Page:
U.S. stock index futures pointed to a mixed opening on Wall Street on Monday, with futures for the S&P 500 up 0.4 percent, Dow Jones futures gaining 0.3 percent and Nasdaq 100 futures up 0.3 percent at 4:50 a.m. ET.

* At a summit in Toronto on Sunday leaders of the Group of 20 adopted a more flexible timeline for banks to build up higher levels of capital and liquidity.

* The G20 leaders also agreed to take divergent paths on ways to trim budget deficits while ensuring that the global economic recovery remains intact, a reversal from the unity of the past three crisis-era G20 summits.

* Back at home President Barack Obama's efforts to win final approval in Washington for a historic financial regulatory reform bill looked more complicated on Saturday after a Republican senator threatened to oppose it.

* Oil touched its highest price in almost eight weeks on Monday, trading near $79 as tropical storm Alex forced Mexico to slow oil exports and some offshore U.S. producers to evacuate platforms and curb output.

* The dollar was on the defensive on Monday as investors sought to cut long positions built in favor of the greenback, while the euro held gains as the focus shifted to the sustainability of a U.S. recovery from the euro zone debt woes.

* Russian President Dmitry Medvedev called on Sunday for a special levy on oil companies to finance a fund to help clean up environmental disasters such as BP's oil spill in the Gulf of Mexico.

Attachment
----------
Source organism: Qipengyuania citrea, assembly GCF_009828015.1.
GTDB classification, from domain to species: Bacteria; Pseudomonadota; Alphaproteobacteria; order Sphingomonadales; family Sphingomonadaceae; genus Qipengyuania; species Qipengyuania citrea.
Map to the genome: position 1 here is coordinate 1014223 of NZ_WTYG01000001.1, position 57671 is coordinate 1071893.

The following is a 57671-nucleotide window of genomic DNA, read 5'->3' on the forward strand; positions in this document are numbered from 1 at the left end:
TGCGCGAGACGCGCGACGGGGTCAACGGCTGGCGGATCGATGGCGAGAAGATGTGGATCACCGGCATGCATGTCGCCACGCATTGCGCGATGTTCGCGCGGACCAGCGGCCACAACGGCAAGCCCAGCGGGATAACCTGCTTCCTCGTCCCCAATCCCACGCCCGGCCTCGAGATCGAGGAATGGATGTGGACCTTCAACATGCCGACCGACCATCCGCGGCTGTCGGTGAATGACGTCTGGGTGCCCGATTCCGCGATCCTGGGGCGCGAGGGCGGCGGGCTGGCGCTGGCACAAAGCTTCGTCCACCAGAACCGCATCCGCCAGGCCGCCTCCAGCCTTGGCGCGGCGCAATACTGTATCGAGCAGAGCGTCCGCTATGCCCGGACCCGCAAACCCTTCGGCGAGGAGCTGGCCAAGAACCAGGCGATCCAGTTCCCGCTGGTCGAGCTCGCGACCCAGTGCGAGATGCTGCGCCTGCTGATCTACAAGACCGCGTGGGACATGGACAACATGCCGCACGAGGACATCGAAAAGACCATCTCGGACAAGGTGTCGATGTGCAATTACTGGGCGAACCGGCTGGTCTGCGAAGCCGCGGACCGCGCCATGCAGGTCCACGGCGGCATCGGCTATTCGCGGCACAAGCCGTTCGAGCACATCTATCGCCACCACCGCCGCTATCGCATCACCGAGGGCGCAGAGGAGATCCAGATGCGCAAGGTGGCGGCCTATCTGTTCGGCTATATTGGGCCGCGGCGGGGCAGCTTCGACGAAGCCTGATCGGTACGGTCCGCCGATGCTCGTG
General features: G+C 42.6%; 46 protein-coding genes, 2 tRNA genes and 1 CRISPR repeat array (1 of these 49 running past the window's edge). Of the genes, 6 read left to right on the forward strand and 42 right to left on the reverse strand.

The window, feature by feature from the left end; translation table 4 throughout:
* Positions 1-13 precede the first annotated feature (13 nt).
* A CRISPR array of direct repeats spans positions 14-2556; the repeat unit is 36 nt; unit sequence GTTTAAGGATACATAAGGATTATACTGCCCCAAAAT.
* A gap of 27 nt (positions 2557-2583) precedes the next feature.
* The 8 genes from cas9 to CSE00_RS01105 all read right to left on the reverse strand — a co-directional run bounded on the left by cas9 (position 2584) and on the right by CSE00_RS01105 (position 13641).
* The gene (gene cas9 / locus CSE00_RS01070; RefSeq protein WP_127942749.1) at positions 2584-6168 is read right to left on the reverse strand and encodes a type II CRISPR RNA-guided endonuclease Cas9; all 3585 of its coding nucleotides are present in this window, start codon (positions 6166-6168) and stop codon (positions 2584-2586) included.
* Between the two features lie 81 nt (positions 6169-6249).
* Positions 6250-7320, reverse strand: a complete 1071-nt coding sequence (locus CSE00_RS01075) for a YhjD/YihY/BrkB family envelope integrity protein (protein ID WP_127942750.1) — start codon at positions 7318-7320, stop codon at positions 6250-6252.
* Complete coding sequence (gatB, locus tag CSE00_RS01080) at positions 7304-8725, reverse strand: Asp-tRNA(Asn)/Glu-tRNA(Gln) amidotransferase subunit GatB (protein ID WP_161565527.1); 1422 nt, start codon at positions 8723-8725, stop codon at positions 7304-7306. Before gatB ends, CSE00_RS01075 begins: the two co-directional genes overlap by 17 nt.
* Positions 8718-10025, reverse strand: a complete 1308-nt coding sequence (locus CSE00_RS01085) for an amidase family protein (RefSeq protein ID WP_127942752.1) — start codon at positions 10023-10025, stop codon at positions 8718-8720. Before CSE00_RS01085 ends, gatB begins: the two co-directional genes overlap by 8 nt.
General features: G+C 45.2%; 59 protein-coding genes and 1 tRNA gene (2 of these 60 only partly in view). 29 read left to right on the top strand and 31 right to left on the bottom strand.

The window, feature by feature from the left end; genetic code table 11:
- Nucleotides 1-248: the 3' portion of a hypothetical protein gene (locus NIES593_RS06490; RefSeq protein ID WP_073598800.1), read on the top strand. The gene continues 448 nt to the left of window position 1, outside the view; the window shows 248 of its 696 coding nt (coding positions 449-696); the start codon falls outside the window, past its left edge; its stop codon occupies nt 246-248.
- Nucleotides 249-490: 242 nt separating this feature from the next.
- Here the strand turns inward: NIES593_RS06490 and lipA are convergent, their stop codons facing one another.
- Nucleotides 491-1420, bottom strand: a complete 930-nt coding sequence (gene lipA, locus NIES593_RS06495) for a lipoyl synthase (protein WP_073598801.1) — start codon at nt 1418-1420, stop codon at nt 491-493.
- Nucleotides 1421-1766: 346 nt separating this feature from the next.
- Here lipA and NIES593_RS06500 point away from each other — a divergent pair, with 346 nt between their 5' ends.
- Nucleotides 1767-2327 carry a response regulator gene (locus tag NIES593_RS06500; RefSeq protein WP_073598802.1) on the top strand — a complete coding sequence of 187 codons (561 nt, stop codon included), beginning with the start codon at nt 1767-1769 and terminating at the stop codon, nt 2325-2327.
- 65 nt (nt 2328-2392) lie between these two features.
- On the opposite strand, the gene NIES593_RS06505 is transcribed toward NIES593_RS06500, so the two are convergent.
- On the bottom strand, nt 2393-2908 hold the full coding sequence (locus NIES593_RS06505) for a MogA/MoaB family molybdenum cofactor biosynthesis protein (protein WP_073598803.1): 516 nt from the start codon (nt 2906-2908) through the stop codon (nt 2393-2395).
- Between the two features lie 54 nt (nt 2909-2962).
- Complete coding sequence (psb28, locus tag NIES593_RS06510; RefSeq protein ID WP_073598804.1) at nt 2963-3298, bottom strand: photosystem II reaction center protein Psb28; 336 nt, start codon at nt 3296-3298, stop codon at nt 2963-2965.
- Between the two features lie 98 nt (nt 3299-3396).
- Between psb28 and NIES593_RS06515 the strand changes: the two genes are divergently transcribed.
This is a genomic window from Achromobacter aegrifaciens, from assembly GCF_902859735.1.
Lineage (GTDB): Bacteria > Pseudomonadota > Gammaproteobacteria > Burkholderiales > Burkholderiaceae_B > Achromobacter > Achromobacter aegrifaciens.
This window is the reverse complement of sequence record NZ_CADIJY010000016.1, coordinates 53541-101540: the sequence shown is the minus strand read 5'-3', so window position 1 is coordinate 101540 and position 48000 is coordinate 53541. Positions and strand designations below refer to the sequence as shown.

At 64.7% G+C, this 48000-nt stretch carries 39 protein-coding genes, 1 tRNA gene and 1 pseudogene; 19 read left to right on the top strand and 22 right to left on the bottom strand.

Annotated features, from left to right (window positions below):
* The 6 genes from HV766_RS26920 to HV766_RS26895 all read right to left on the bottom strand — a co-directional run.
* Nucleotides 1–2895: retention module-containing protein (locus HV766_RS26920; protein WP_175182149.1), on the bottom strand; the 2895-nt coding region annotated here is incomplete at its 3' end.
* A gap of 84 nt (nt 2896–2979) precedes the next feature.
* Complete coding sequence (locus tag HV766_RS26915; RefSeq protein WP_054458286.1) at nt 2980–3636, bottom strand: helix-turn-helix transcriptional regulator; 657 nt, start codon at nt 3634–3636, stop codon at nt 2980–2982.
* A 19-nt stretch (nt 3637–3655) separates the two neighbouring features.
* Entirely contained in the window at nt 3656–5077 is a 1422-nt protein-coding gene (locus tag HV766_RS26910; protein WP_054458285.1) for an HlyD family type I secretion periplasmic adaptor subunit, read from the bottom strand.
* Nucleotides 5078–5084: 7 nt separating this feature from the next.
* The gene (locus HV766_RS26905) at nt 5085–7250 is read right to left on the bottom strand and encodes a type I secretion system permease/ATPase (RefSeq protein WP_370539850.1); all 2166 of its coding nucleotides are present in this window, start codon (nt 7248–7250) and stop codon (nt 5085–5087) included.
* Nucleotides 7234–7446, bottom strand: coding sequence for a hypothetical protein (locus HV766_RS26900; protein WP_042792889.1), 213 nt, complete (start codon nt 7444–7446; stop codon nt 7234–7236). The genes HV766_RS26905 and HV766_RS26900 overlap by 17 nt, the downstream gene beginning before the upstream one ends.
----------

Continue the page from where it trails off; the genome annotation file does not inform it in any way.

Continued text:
* Financial woes may force majority state-owned Dubai Aerospace Enterprise (DAE) to renegotiate some 220 aircraft orders with Boeing and Airbus , French daily Les Echos said on Monday.

* Air China <601111.SS> <0753.HK> said late on Friday that it would buy 20 Boeing 777-800 airliners for $1.4 billion.

* Miners will be in the spotlight after the Australian government's hopes of defusing a damaging row over its planned mining tax hit a snag on Monday when the Greens party vowed to block any attempt to seriously water down the tax. New prime minister Julia Gillard, who replaced Kevin Rudd last week, wants to strike a quick deal with miners to neutralize the tax issue at this year's general election and shore up support for the ruling Labor party.

* On the macro front investors awaited the Commerce Department's May personal income and consumption data, due at 8:30 a.m. ET, and the Chicago Fed National Activity Index for May, due at 8:30 a.m. ET.

* Japan's Nikkei average edged down to its lowest close in more than two weeks on Monday as its technical picture darkened, with market players saying the next target could be the six-month low hit earlier this month.

* European stocks rose in morning trade, led by the banking sector as the G20 adopted a more flexible timeline for banks to build up higher levels of capital and liquidity. The FTSEurofirst 300 index <.FTEU3> was up 0.8 percent at 1,021.61 points.

* In New York on Friday the Nasdaq and S&P 500 edged higher on relief that a U.S. financial regulation bill wouldn't crimp profits as badly as feared, while Oracle's strong results reignited hopes on corporate spending.

* The Dow Jones industrial average <.DJI> was down 8.99 points, or 0.09 percent, at 10,143.81. The Standard & Poor's 500 Index <.SPX> was up 3.07 points, or 0.29 percent, at 1,076.76. The Nasdaq Composite Index <.IXIC> was up 6.06 points, or 0.27 percent, at 2,223.48.

* The Dow fell 2.9 percent for the week, the S&P 500 was off 3.6 percent and the Nasdaq Composite fell 3.7 percent.

(Reporting by Blaise Robinson; Editing by Greg Mahlich)